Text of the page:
A massive asteroid the size of Big Ben is hurtling towards Earth in a 'once in a decade' event – and it will be here in a matter of hours.
Given the name of 2023 DZ2 by NASA's experts, the giant rock will skim around 107,500 miles to Earth on Saturday evening – twice as close as the Moon.
If the worst had happened it's estimated that an impact would in 214 times the 'Fat Man' atomic bomb dropped on Nagasaki.
Asteroid 2023 D72 was only discovered on February 27 and it's making quite a stir in the astronomy world.
Saturday's approach could be visible to amateur astronomers with modest telescopes – if you live in Southeast Asia.
NASA's Asteroid Watch team revealed of the impeding close impact of the 300ft-wide rock.
They tweeted: “A newly discovered #asteroid named 2023 DZ2 will safely pass by Earth on Saturday at 100K+ miles away.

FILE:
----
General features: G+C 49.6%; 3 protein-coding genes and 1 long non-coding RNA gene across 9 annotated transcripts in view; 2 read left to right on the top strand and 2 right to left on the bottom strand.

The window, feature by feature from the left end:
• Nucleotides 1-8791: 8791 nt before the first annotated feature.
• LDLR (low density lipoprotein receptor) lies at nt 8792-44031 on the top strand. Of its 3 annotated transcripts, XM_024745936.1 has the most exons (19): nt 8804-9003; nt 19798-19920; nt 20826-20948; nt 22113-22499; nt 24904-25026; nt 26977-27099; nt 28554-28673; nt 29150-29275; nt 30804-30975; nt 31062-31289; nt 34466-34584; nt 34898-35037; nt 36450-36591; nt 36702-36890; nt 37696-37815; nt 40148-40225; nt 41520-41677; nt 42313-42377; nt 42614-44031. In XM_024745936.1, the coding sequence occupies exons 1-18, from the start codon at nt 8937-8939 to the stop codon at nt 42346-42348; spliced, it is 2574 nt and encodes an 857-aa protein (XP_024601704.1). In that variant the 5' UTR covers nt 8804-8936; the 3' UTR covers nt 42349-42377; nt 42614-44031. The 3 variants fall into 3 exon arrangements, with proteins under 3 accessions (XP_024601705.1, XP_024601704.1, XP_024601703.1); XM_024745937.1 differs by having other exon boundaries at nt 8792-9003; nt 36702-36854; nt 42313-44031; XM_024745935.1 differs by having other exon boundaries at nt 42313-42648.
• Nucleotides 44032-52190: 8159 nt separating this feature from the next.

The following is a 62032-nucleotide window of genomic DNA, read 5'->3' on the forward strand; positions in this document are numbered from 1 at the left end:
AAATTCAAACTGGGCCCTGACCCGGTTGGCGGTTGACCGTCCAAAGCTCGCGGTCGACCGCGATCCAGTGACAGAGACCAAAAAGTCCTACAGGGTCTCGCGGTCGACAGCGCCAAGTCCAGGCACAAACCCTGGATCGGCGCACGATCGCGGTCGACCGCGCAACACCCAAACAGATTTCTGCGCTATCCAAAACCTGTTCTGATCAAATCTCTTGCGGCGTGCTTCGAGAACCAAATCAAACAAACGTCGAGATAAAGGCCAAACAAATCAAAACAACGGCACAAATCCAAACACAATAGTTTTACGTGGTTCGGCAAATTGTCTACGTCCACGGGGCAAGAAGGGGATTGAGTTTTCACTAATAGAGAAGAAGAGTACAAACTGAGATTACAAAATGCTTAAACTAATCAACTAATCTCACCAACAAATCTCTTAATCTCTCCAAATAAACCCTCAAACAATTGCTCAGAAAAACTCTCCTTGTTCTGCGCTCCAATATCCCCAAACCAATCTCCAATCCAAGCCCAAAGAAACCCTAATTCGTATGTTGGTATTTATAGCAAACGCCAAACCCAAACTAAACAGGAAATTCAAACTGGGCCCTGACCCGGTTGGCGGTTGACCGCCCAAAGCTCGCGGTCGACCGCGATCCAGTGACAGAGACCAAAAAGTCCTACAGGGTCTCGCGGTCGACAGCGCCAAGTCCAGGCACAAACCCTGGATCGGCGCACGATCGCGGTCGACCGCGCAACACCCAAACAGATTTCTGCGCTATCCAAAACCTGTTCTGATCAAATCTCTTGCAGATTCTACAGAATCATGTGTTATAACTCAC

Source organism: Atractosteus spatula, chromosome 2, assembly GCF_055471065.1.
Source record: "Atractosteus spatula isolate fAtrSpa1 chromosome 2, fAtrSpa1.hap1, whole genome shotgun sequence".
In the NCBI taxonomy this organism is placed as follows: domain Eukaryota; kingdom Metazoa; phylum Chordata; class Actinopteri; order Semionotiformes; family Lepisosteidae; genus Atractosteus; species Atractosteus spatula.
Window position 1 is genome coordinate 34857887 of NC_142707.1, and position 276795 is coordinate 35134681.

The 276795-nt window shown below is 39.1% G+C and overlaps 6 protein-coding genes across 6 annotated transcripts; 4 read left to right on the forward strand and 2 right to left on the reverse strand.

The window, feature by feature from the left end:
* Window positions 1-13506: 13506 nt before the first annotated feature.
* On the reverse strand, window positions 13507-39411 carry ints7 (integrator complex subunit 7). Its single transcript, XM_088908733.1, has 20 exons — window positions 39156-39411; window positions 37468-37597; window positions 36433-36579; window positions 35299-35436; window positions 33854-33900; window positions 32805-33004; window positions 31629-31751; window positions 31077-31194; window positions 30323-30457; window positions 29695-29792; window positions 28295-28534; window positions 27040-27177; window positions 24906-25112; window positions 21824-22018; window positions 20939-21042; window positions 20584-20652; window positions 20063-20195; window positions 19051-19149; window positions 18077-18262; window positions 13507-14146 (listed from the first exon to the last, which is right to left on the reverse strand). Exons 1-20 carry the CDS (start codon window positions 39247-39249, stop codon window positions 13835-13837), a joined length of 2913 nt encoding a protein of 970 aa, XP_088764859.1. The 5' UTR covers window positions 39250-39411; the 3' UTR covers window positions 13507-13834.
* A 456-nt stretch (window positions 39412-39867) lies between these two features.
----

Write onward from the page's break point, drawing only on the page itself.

“While close approaches are a regular occurrence, one by an asteroid of this size (140-310 ft) happens only about once per decade, providing a unique opportunity for science.
“Astronomers with the International Asteroid Warning Network are using this close approach to learn as much as possible about 2023 DZ2 in a short time period."
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Strap yourself in (this may get bumpy)
Welcome to the Daily Star Spaced Out team’s live coverage of an incredible “once in a decade”event, as an asteroid the size of Big Ben speeds past Earth so close to us it will be nearer to us than the Moon at its nearest point in the flypast.
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